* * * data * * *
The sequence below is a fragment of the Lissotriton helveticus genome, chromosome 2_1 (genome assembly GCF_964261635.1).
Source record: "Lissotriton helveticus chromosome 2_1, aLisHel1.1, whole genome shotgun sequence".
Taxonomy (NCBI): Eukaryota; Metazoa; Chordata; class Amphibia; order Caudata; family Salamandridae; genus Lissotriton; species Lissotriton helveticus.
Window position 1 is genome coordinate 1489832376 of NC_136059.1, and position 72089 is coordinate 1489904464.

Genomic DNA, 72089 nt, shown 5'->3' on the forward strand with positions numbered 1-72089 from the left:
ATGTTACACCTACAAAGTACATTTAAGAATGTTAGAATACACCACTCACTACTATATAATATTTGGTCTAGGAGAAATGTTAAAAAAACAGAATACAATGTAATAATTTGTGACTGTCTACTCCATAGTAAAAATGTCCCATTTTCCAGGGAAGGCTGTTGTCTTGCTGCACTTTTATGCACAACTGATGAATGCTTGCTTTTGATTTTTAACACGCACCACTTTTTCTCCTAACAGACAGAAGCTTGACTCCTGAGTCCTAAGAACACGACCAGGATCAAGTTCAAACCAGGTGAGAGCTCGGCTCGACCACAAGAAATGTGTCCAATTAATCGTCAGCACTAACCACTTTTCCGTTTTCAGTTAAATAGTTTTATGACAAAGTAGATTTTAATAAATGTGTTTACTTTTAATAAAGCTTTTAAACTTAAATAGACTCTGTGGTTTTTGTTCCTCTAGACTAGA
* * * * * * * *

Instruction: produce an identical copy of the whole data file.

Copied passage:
The sequence below is a fragment of the Lissotriton helveticus genome, chromosome 2_1 (genome assembly GCF_964261635.1).
Source record: "Lissotriton helveticus chromosome 2_1, aLisHel1.1, whole genome shotgun sequence".
Taxonomy (NCBI): Eukaryota; Metazoa; Chordata; class Amphibia; order Caudata; family Salamandridae; genus Lissotriton; species Lissotriton helveticus.
Window position 1 is genome coordinate 1489832376 of NC_136059.1, and position 72089 is coordinate 1489904464.

Genomic DNA, 72089 nt, shown 5'->3' on the forward strand with positions numbered 1-72089 from the left:
ATGTTACACCTACAAAGTACATTTAAGAATGTTAGAATACACCACTCACTACTATATAATATTTGGTCTAGGAGAAATGTTAAAAAAACAGAATACAATGTAATAATTTGTGACTGTCTACTCCATAGTAAAAATGTCCCATTTTCCAGGGAAGGCTGTTGTCTTGCTGCACTTTTATGCACAACTGATGAATGCTTGCTTTTGATTTTTAACACGCACCACTTTTTCTCCTAACAGACAGAAGCTTGACTCCTGAGTCCTAAGAACACGACCAGGATCAAGTTCAAACCAGGTGAGAGCTCGGCTCGACCACAAGAAATGTGTCCAATTAATCGTCAGCACTAACCACTTTTCCGTTTTCAGTTAAATAGTTTTATGACAAAGTAGATTTTAATAAATGTGTTTACTTTTAATAAAGCTTTTAAACTTAAATAGACTCTGTGGTTTTTGTTCCTCTAGACTAGA